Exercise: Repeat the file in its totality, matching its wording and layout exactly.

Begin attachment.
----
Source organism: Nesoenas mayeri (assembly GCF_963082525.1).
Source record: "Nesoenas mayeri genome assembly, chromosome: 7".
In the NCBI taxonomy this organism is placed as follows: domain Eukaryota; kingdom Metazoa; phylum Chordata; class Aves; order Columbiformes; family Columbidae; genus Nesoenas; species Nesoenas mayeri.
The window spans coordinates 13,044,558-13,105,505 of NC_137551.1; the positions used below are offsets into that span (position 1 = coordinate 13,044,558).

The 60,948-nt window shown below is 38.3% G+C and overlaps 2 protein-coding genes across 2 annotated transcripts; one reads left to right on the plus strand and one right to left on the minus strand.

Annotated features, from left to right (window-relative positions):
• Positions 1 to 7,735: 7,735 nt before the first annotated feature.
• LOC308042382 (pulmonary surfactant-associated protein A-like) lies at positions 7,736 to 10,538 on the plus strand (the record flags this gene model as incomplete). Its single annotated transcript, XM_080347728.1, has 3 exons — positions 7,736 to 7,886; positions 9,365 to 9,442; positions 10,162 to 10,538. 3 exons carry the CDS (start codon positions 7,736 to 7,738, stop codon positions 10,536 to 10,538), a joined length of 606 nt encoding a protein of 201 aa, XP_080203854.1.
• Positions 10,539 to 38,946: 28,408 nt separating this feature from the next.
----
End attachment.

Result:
Source organism: Nesoenas mayeri (assembly GCF_963082525.1).
Source record: "Nesoenas mayeri genome assembly, chromosome: 7".
In the NCBI taxonomy this organism is placed as follows: domain Eukaryota; kingdom Metazoa; phylum Chordata; class Aves; order Columbiformes; family Columbidae; genus Nesoenas; species Nesoenas mayeri.
The window spans coordinates 13,044,558-13,105,505 of NC_137551.1; the positions used below are offsets into that span (position 1 = coordinate 13,044,558).

The 60,948-nt window shown below is 38.3% G+C and overlaps 2 protein-coding genes across 2 annotated transcripts; one reads left to right on the plus strand and one right to left on the minus strand.

Annotated features, from left to right (window-relative positions):
• Positions 1 to 7,735: 7,735 nt before the first annotated feature.
• LOC308042382 (pulmonary surfactant-associated protein A-like) lies at positions 7,736 to 10,538 on the plus strand (the record flags this gene model as incomplete). Its single annotated transcript, XM_080347728.1, has 3 exons — positions 7,736 to 7,886; positions 9,365 to 9,442; positions 10,162 to 10,538. 3 exons carry the CDS (start codon positions 7,736 to 7,738, stop codon positions 10,536 to 10,538), a joined length of 606 nt encoding a protein of 201 aa, XP_080203854.1.
• Positions 10,539 to 38,946: 28,408 nt separating this feature from the next.